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Mount Pleasant Mayor addresses Snee Farm residents' flooding frustrations

Snee Farm Mount Pleasant Flooding (WCIV)

Heavy rain Thursday in parts of Charleston County left many properties in Mount Pleasant's Snee Farm under water. Those worst affected by the flooding say it's not a new problem, and the town knows what's causing it. They're asking officials what's being done about the underlying issue: outdated and underperforming drainage infrastructure.

RELATED | Flooded and fed up, people in Mount Pleasant want town to take action on drainage issues

"We're doing a lot of things for storm water and drainage, but when we have events that are that intense and that quick, the water can't seep into the ground quick enough, so there's no system that we have in place that would help that," Mayor Linda Page said with regard to Thursday's rainshowers.

Page says the town has approved a $10.2 million project to help repair the old infrastructure in the neighborhood.

"I believe we've hired the contractor for that job, so that money has been borrowed, and that is undergoing very soon, so they should see relief and that will help a lot" Page says. "When underground infrastructure is damaged, or missing, the water can't flow properly, so I think Snee Farm should see some good relief."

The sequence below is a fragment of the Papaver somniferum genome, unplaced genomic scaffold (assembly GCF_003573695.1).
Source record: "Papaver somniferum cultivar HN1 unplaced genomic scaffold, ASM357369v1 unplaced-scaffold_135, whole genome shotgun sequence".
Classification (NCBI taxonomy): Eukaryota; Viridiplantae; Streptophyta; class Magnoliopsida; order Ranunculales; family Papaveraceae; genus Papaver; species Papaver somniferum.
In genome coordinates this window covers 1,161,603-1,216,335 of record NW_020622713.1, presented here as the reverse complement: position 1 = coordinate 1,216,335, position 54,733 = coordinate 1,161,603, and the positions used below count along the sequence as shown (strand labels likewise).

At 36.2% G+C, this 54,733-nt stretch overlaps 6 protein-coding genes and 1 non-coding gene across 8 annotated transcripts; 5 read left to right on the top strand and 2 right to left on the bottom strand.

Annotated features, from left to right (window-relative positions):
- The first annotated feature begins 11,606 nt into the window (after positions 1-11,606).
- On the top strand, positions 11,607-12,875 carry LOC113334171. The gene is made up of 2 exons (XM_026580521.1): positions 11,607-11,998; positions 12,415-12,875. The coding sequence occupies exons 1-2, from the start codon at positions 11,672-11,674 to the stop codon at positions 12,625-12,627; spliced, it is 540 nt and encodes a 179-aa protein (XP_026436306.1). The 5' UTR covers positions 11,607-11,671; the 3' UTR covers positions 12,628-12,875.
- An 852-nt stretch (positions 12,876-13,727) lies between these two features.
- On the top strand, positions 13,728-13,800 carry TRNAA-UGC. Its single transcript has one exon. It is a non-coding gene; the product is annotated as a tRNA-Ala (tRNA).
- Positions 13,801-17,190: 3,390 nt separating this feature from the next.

Old Village has been another place that has suffered from flooding. The mayor says a study on flooding in that area is complete and the next step is to find the funding. She says the Coleman Blvd. project is moving ahead and should help drainage in over 20 acres, including Old Village.

Those living in Snee Farm still say the town needs to do more.

"I think we need to have the retention pond on Whipple that needs to be dug out and allow more water to go in," Snee Farm resident Nick Mead suggested. Mead keeps sandbags at the ready around his home because he says the flooding is so severe.

"I get anywhere from 2-4 inches of standing water," Mead says.

A day later, the water was gone, but cleanup is something Mead and neighbor Jonathan Mullane say they deal with every time it storms.

"When I first moved here 10 years ago, it wasn't like this," Mullane says.



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